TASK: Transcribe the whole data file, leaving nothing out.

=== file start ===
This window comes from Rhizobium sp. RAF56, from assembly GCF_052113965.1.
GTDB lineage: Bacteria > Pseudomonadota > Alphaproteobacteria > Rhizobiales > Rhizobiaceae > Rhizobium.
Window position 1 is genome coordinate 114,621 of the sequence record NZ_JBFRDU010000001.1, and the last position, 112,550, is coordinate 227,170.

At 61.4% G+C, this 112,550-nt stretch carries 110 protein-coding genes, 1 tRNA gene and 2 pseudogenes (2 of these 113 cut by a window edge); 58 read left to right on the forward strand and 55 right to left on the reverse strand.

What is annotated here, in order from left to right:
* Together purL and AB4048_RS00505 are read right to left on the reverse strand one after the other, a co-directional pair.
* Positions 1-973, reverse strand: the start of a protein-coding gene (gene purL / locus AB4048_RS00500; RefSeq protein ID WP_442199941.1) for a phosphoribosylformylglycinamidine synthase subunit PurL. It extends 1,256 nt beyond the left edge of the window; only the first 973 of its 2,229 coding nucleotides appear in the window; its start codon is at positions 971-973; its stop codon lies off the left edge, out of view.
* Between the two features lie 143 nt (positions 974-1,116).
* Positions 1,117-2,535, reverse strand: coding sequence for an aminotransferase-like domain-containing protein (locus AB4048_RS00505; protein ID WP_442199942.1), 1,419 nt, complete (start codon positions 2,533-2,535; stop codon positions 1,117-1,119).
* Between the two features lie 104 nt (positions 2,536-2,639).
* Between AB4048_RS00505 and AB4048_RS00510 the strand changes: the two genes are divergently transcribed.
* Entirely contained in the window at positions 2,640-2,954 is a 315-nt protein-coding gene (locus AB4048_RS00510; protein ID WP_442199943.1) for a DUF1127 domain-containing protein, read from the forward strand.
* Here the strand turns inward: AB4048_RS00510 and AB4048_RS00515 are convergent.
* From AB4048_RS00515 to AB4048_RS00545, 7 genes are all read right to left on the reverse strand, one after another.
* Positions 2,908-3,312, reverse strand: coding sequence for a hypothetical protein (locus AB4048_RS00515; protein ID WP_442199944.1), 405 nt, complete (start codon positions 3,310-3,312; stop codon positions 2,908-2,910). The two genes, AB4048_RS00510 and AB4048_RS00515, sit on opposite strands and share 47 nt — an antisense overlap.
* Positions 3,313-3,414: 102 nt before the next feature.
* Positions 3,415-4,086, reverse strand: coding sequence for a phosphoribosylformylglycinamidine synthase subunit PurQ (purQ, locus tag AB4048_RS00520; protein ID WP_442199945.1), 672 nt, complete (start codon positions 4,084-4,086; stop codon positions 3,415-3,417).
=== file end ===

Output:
This window comes from Rhizobium sp. RAF56, from assembly GCF_052113965.1.
GTDB lineage: Bacteria > Pseudomonadota > Alphaproteobacteria > Rhizobiales > Rhizobiaceae > Rhizobium.
Window position 1 is genome coordinate 114,621 of the sequence record NZ_JBFRDU010000001.1, and the last position, 112,550, is coordinate 227,170.

At 61.4% G+C, this 112,550-nt stretch carries 110 protein-coding genes, 1 tRNA gene and 2 pseudogenes (2 of these 113 cut by a window edge); 58 read left to right on the forward strand and 55 right to left on the reverse strand.

What is annotated here, in order from left to right:
* Together purL and AB4048_RS00505 are read right to left on the reverse strand one after the other, a co-directional pair.
* Positions 1-973, reverse strand: the start of a protein-coding gene (gene purL / locus AB4048_RS00500; RefSeq protein ID WP_442199941.1) for a phosphoribosylformylglycinamidine synthase subunit PurL. It extends 1,256 nt beyond the left edge of the window; only the first 973 of its 2,229 coding nucleotides appear in the window; its start codon is at positions 971-973; its stop codon lies off the left edge, out of view.
* Between the two features lie 143 nt (positions 974-1,116).
* Positions 1,117-2,535, reverse strand: coding sequence for an aminotransferase-like domain-containing protein (locus AB4048_RS00505; protein ID WP_442199942.1), 1,419 nt, complete (start codon positions 2,533-2,535; stop codon positions 1,117-1,119).
* Between the two features lie 104 nt (positions 2,536-2,639).
* Between AB4048_RS00505 and AB4048_RS00510 the strand changes: the two genes are divergently transcribed.
* Entirely contained in the window at positions 2,640-2,954 is a 315-nt protein-coding gene (locus AB4048_RS00510; protein ID WP_442199943.1) for a DUF1127 domain-containing protein, read from the forward strand.
* Here the strand turns inward: AB4048_RS00510 and AB4048_RS00515 are convergent.
* From AB4048_RS00515 to AB4048_RS00545, 7 genes are all read right to left on the reverse strand, one after another.
* Positions 2,908-3,312, reverse strand: coding sequence for a hypothetical protein (locus AB4048_RS00515; protein ID WP_442199944.1), 405 nt, complete (start codon positions 3,310-3,312; stop codon positions 2,908-2,910). The two genes, AB4048_RS00510 and AB4048_RS00515, sit on opposite strands and share 47 nt — an antisense overlap.
* Positions 3,313-3,414: 102 nt before the next feature.
* Positions 3,415-4,086, reverse strand: coding sequence for a phosphoribosylformylglycinamidine synthase subunit PurQ (purQ, locus tag AB4048_RS00520; protein ID WP_442199945.1), 672 nt, complete (start codon positions 4,084-4,086; stop codon positions 3,415-3,417).